Another book worth checking out is Thoughts on Design, by Paul Rand. Rand was a graphic designer, most known for his work in the 1950s to 1970s, when he designed the iconic logos for IBM, Ford, Westinghouse, ABC, and others. The book, written early in his career, presents his attitudes about design, as well as some examples of his work. Though the following passage is not about architecture, I do believe it applies to most design fields:

Visual communications of any kind, whether persuasive or informative, from billboards to birth announcements, should be seen as the embodiment of form and function: the integration of the beautiful and the useful. In an advertisement, copy, art, and typography are seen as a living entity; each element integrally related, in harmony with the whole, and essential to the execution of the idea. Like a juggler, the designer demonstrates his skills by manipulating these ingredients in a given space. Whether this space takes the form of advertisements, periodicals, books, printed forms, packages, industrial products, signs, or TV billboards, the criteria are the same.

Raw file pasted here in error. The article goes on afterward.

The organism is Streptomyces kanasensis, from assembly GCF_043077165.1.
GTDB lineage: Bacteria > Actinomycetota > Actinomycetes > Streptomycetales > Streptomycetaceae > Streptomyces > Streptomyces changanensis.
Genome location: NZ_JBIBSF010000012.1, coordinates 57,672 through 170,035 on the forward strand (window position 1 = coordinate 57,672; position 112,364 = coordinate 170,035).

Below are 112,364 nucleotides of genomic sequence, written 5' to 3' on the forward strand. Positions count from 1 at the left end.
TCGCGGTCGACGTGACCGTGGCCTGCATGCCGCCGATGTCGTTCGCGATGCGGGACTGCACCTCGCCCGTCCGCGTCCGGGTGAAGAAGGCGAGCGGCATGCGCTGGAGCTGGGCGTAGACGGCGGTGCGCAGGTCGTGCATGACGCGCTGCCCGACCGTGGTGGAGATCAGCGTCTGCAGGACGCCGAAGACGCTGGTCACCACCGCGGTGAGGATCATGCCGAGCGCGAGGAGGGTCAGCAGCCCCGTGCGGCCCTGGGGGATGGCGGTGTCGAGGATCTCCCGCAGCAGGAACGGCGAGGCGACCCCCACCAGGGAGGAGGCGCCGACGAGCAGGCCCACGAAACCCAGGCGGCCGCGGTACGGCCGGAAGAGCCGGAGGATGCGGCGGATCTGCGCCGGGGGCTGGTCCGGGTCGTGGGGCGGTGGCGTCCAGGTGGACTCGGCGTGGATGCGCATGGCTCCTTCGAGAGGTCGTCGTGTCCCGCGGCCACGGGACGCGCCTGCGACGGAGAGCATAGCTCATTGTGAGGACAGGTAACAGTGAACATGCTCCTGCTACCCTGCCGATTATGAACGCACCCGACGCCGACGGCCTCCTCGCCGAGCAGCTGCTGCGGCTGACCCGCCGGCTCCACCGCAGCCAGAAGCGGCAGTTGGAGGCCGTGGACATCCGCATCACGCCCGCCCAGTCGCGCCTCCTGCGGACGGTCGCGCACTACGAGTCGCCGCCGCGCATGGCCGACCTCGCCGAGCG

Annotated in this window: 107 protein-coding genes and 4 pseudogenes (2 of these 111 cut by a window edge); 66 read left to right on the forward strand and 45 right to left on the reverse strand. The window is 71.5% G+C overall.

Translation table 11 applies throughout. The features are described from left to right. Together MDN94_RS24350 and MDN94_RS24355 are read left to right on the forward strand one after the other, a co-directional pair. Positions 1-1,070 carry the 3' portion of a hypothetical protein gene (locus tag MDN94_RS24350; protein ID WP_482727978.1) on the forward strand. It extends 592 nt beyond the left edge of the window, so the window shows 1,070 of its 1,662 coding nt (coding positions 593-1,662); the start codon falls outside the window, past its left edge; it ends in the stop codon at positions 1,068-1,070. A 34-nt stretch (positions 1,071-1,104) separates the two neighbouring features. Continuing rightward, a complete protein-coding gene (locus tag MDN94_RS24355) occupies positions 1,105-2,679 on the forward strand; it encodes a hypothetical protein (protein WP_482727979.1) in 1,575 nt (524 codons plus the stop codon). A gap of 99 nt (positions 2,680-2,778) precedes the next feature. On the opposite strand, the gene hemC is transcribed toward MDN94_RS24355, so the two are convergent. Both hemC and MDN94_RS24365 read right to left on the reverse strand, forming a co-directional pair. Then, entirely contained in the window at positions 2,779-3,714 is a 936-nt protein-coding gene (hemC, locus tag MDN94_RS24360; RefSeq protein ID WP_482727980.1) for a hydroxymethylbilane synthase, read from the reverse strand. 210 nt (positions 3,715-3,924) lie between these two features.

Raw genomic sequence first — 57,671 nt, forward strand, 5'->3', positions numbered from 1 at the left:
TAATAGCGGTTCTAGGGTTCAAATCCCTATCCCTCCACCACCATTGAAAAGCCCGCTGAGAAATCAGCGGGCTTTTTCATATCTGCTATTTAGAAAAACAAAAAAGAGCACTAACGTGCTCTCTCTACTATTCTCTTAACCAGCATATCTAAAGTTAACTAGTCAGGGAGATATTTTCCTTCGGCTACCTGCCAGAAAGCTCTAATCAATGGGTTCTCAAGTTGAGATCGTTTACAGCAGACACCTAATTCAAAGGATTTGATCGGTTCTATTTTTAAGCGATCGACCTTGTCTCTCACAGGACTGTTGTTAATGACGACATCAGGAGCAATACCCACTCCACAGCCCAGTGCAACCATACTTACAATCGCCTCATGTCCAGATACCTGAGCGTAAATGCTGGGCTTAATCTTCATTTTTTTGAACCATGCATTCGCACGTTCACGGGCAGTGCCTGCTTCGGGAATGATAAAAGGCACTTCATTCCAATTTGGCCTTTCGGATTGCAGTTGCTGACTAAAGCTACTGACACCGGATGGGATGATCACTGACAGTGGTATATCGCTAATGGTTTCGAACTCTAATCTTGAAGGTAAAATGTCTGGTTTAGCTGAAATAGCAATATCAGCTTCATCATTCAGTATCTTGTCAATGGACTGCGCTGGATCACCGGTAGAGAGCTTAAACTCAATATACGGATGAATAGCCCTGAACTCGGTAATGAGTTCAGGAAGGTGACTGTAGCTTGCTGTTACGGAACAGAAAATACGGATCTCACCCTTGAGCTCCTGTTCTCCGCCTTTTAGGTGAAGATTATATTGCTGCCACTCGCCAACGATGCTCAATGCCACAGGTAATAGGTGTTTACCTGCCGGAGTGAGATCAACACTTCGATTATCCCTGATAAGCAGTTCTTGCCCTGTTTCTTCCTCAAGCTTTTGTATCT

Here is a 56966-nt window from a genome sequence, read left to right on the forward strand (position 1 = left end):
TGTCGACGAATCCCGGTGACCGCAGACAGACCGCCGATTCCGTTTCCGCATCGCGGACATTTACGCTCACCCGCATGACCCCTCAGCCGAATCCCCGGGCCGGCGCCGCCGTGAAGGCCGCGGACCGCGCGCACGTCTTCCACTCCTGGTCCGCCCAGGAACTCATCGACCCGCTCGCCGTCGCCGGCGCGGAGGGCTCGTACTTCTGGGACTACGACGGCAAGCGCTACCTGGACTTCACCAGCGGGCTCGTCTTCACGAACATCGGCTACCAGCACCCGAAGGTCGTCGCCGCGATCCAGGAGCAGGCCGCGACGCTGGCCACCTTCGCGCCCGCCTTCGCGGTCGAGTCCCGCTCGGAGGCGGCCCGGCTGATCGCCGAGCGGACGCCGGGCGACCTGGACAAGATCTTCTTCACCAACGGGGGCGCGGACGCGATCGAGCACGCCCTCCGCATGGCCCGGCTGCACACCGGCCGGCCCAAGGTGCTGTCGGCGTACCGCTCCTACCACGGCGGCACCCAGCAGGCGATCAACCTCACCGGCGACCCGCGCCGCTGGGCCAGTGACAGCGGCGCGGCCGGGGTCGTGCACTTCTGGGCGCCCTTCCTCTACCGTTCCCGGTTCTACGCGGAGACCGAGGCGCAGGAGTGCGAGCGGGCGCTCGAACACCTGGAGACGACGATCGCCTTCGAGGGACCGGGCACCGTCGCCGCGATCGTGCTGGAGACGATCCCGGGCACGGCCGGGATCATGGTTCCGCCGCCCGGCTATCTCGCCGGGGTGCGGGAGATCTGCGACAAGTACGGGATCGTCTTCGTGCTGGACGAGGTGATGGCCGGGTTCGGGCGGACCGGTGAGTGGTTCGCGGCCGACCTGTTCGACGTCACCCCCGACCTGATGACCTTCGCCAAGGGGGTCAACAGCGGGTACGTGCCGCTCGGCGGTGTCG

That the separation of form and function, of concept and execution, is not likely to produce objects of esthetic value has been repeatedly demonstrated. Similarly, it has been shown that the system which regards esthetics as irrelevant, which separates the artist from his product, which fragments the work of the individual, which creates by committee, and which makes mincemeat of the creative process will, in the long run, diminish not only the product but the maker as well.  (p. 9)

Logos by Paul Rand